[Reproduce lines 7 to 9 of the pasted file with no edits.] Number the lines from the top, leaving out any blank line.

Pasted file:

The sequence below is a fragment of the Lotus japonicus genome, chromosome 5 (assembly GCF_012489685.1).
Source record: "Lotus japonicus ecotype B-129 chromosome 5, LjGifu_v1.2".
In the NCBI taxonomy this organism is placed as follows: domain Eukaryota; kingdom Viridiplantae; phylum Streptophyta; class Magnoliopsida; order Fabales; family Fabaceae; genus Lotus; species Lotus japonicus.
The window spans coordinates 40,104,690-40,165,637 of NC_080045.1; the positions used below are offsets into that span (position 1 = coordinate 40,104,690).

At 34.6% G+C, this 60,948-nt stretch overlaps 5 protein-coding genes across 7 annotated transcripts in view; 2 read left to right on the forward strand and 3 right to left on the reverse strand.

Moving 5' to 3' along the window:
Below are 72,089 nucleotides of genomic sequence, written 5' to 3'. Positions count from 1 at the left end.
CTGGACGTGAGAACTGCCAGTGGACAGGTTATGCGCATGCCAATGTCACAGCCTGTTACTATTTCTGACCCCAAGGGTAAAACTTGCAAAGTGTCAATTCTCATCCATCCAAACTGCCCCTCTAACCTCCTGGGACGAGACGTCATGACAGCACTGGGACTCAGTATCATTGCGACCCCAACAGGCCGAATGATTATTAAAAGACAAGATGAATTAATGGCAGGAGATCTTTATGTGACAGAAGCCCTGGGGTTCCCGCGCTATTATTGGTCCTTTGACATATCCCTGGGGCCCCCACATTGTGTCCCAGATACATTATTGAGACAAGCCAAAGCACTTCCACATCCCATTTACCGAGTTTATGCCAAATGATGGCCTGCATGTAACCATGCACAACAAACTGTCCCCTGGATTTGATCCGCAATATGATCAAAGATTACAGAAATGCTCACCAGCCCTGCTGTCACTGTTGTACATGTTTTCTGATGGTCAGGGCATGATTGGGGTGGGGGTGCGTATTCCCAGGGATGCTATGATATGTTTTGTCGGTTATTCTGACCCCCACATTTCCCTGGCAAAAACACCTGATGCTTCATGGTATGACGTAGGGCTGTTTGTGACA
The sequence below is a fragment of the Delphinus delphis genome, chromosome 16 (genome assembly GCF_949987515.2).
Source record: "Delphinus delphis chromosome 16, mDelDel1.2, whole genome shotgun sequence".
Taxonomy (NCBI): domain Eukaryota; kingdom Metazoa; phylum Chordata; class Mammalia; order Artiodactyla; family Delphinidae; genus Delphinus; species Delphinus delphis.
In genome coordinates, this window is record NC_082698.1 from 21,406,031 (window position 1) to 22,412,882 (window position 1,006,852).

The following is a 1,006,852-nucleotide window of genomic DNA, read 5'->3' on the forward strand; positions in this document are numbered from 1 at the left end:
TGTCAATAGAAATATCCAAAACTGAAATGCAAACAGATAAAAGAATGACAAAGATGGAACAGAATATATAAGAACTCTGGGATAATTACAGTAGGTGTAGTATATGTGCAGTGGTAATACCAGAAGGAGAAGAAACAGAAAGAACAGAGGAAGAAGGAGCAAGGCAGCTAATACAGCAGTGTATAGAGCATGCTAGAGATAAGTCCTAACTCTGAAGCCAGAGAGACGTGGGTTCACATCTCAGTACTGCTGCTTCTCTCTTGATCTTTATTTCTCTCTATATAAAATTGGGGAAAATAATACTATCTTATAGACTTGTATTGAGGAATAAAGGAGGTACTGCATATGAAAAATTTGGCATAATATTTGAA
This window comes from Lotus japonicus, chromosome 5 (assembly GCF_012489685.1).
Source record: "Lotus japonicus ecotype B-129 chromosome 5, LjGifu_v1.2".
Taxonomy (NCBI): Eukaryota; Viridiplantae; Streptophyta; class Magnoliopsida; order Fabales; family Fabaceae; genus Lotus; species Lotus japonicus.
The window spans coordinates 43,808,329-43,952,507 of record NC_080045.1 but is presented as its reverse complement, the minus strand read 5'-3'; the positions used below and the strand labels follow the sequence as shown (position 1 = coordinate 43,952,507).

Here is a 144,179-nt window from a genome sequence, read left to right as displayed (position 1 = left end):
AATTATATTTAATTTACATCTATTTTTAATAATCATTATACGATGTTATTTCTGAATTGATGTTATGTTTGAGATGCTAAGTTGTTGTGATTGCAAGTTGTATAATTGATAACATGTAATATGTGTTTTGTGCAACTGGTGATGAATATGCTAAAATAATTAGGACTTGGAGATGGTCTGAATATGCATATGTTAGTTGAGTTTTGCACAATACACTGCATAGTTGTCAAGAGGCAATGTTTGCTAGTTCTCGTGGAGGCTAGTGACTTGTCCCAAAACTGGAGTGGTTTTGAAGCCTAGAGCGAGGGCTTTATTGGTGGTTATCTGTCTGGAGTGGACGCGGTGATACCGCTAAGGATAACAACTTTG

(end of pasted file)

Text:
Below are 72,089 nucleotides of genomic sequence, written 5' to 3'. Positions count from 1 at the left end.
CTGGACGTGAGAACTGCCAGTGGACAGGTTATGCGCATGCCAATGTCACAGCCTGTTACTATTTCTGACCCCAAGGGTAAAACTTGCAAAGTGTCAATTCTCATCCATCCAAACTGCCCCTCTAACCTCCTGGGACGAGACGTCATGACAGCACTGGGACTCAGTATCATTGCGACCCCAACAGGCCGAATGATTATTAAAAGACAAGATGAATTAATGGCAGGAGATCTTTATGTGACAGAAGCCCTGGGGTTCCCGCGCTATTATTGGTCCTTTGACATATCCCTGGGGCCCCCACATTGTGTCCCAGATACATTATTGAGACAAGCCAAAGCACTTCCACATCCCATTTACCGAGTTTATGCCAAATGATGGCCTGCATGTAACCATGCACAACAAACTGTCCCCTGGATTTGATCCGCAATATGATCAAAGATTACAGAAATGCTCACCAGCCCTGCTGTCACTGTTGTACATGTTTTCTGATGGTCAGGGCATGATTGGGGTGGGGGTGCGTATTCCCAGGGATGCTATGATATGTTTTGTCGGTTATTCTGACCCCCACATTTCCCTGGCAAAAACACCTGATGCTTCATGGTATGACGTAGGGCTGTTTGTGACA
The sequence below is a fragment of the Delphinus delphis genome, chromosome 16 (genome assembly GCF_949987515.2).